I asked Garzón about the killing of Osama bin Laden in Pakistan by a Navy Seal team. “From my perspective, it doesn’t fit well with international law,” he said. “There is not a right to kill. It can be the consequence of a military action but not the purpose,” he said. “As a judge, if there is not some hidden reason that has yet to be revealed to me, I don’t understand why they would give up the information that bin Laden potentially had.”
Garzón is now working temporarily at the International Criminal Court in The Hague.
Last Tuesday, the alleged Serbian war criminal Ratko Mladic was extradited to the Hague to stand trial for orchestrating the 1995 mass murder of more than seven thousand Muslim men and boys in Srebrenica. The day before, a colleague of Garzón’s invoked universal jurisdiction to issue arrest warrants for several El Salvadorian military leaders accused of killing six Jesuit priests in 1989.
By Deborah Cole (AFP) – 10 hours ago
BERLIN — The man who typed up Oskar Schindler's list which helped save more than 1,000 Jews from the Nazis, Mietek Pemper, has died in Germany aged 91, the Bavarian city where he lived said Thursday.
Pemper died Tuesday in Augsburg, southern Germany, and is to be buried in the city's Jewish cemetery Friday, when municipal authorities will order flags to be lowered to half-mast in his honour.
Born Mieczyslaw Pemper in 1920 in the Polish city of Krakow to a Jewish family, he was imprisoned at the Nazi concentration camp of Plaszow, where he worked as the personal typist for its feared commandant Amon Goeth from March 1943 to September 1944.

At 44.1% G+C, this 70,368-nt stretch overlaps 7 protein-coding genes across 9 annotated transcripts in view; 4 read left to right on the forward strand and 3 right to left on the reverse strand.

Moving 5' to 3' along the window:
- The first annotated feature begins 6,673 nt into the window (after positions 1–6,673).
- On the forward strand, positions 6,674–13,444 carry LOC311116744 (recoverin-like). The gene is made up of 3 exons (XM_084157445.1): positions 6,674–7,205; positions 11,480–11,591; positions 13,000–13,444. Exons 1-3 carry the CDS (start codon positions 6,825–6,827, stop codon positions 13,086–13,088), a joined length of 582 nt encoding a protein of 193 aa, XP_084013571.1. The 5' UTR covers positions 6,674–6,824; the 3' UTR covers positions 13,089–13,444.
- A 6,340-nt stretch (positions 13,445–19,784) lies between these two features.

It was there that he linked up with German industrialist Schindler.
Pemper secretly read in Goeth's mail from Berlin that all factories that were not producing goods for the Nazi effort should be shuttered.
He convinced Schindler, an ethnic German from Czechoslovakia and a member of the Nazi party who first sought to profit from Germany's invasion of Poland, to abandon enamel production at his plant and make anti-tank grenade rifles.
Then Pemper, at great risk to his own life, supplied Schindler with a typed list of the names of more than 1,000 fellow prisoners to be recruited for work.
Schindler is credited with saving the lives of some 1,200 Jews through such work schemes as well as bribes paid to German officers.
Pemper later testified against Goeth and other war criminals in trials in Poland after the war. Goeth was hanged in 1946.
Schindler died in anonymity in Germany in 1974 at the age of 66, although he and Pemper remained close friends, but his story was later unearthed by Australian writer Thomas Keneally.
US director Steven Spielberg adapted the book into the 1993 film "Schindler's List" which won seven Oscars. Pemper served as an advisor on the picture.
In 2005, Pemper published his memoirs under the title "The Road to Rescue: The Untold Story of Schindler's List".
"After being forced to work for Amon Goeth and after having had the privilege to work for Oskar Schindler, I've often wondered what would have happened had there been no war and no Nazi ideology with its racist mania," he wrote.
"Goeth would probably not have been a mass murderer, nor Schindler a saver of lives. It was only the extraordinary circumstances of war and the immense power granted to individual men that revealed the nature of these men to such an impressive and terrifying degree.
"Fate had placed me between the two of them and it was like having an angel on one side and a demon on the other."
Pemper moved with his father after his mother's death in 1958 to Augsburg, where his brother had settled immediately after the war. He became a German citizen and worked as a management consultant.
Gernot Roemer, a longtime friend of Pemper's and the author of several books on Jewish life in Augsburg, described him as aN "unusually modest man" who broke his silence years after the war to relate his experiences to university, school and adult audiences.
"I am sure he never wanted to become famous or be celebrated," he wrote in the Augsburger Allgemeine newspaper Thursday. "He never married and was a very lonely person."